Quantitative and selective assessment of sensory block during lumbar epidural anaesthesia with 1% or 2% lidocaine. (5/613)

We have examined sensory block during lumbar epidural anaesthesia using a cutaneous current perception threshold (CPT) sensory testing device in 20 patients who received 10 ml of either 1% or 2% lidocaine (lignocaine). CPT at 2000, 250 and 5 Hz stimulation at the trigeminal (V), ninth thoracic (T9) and second lumbar (L2) dermatomes, and dermatomal levels of block to light touch, temperature and pinprick discrimination were measured before and every 5 min until 60 min after epidural lidocaine. There were significant differences between 1% and 2% epidural lidocaine in all CPT at T9 and L2, in addition to maximal cephalad spread of the three sensory modalities. After 2% lidocaine, all CPT increased significantly at T9 and L2. In contrast, only at 250 and 5 Hz for L2 did epidural block with 1% lidocaine produce significant increases in CPT. Maximal level of loss of touch sensation after 1% lidocaine was significantly lower than that of cold and pinprick sensations. We conclude that the dose of lidocaine affected intensity of sensory block during lumbar epidural anaesthesia. In addition, differential neural block resulting from epidural anaesthesia appeared to be associated with a differential effect on nerve fibres of different sizes.  (+info)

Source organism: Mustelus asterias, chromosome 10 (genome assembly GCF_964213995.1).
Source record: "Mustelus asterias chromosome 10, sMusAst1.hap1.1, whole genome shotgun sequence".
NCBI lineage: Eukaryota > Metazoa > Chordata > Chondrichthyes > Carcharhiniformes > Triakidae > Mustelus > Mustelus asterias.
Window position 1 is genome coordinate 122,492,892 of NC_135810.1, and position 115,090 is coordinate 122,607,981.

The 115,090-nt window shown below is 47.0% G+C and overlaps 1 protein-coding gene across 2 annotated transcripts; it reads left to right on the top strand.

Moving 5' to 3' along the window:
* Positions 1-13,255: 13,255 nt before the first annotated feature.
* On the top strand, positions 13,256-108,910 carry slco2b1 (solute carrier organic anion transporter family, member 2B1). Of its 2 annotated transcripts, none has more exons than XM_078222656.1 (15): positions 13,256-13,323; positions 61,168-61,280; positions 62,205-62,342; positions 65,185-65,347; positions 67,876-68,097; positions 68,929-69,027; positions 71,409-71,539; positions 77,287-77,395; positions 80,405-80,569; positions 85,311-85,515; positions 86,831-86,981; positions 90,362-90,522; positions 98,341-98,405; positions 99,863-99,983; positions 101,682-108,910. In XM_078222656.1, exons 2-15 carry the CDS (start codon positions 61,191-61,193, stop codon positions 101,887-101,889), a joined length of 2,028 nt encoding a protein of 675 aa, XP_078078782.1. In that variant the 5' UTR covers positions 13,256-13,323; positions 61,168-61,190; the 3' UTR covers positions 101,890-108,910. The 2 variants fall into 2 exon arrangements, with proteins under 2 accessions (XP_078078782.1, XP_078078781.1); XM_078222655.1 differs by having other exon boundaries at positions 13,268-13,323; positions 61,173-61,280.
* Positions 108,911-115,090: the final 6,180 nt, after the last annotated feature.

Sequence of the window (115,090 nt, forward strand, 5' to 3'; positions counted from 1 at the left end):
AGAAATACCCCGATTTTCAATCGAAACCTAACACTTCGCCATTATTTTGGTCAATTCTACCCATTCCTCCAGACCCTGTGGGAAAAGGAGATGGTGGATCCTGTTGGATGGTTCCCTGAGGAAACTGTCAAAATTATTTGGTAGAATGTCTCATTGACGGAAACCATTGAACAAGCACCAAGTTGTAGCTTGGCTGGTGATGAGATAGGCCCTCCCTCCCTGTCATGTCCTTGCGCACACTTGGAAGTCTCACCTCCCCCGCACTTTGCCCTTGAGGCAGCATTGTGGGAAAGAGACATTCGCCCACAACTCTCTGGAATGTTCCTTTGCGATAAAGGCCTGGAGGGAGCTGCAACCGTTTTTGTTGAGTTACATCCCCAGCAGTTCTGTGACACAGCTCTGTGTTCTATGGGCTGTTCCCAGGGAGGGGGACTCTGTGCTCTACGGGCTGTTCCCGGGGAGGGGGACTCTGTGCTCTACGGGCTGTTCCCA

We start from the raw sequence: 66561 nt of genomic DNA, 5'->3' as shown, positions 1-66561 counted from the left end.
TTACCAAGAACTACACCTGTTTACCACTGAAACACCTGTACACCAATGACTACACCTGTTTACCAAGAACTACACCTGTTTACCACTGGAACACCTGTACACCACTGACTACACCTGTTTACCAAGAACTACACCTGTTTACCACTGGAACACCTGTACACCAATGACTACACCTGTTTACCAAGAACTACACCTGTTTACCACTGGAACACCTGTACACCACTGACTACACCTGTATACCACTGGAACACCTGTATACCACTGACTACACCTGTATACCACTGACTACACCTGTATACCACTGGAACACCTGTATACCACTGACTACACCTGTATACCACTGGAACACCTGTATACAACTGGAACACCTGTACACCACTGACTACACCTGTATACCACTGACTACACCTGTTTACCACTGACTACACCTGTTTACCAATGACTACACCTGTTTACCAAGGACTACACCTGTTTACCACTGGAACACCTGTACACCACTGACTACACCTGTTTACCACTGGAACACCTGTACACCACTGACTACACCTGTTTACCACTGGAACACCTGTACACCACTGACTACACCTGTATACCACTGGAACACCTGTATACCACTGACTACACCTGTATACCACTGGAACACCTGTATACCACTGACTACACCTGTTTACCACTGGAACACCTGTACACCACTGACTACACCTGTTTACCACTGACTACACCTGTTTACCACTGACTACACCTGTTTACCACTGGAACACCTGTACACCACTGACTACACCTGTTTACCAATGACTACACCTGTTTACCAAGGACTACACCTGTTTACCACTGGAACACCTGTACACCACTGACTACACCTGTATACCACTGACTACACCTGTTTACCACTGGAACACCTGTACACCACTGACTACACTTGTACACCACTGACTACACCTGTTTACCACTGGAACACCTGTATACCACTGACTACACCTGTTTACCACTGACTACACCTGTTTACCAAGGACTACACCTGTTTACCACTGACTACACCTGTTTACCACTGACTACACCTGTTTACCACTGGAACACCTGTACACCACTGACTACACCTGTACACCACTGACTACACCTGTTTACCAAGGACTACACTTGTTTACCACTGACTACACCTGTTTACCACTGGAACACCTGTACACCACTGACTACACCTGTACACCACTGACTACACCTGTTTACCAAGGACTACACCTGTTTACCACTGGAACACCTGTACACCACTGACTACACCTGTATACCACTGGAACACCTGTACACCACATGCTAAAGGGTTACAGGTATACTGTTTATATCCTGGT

Epidural catheter tip position and distribution of injectate evaluated by computed tomography. (6/613)